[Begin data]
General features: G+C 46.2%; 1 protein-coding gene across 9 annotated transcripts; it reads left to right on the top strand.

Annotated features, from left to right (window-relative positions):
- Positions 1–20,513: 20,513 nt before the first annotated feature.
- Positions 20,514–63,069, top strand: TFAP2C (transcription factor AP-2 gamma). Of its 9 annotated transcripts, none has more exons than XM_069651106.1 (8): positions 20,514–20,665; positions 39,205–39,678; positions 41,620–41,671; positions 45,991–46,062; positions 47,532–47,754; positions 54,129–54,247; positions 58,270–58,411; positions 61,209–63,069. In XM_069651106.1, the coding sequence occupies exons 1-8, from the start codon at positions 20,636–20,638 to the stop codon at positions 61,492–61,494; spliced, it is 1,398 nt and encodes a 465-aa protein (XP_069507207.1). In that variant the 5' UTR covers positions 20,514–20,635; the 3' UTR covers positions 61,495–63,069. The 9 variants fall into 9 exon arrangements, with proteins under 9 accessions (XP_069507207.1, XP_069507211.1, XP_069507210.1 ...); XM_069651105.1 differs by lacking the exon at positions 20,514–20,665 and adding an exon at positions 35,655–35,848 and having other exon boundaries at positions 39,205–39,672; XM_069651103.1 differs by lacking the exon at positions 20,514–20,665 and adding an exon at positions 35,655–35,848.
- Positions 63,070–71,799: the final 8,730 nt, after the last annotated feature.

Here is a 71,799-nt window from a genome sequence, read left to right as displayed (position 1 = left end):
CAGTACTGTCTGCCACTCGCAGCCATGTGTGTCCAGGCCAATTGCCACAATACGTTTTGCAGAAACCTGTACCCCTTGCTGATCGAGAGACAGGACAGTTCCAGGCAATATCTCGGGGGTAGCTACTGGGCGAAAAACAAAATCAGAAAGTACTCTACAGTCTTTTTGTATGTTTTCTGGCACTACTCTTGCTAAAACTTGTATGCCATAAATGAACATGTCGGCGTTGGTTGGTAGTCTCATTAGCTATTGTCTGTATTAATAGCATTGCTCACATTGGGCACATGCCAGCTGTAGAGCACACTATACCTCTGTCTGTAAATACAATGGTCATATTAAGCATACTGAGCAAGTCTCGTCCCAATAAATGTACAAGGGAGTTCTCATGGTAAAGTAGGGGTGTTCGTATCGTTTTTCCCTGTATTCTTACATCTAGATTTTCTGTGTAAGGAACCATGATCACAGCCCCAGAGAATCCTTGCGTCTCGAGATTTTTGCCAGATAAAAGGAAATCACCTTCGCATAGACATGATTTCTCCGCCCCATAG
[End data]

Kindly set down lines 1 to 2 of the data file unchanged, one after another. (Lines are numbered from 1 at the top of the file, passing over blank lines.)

General features: G+C 46.2%; 1 protein-coding gene across 9 annotated transcripts; it reads left to right on the top strand.

Annotated features, from left to right (window-relative positions):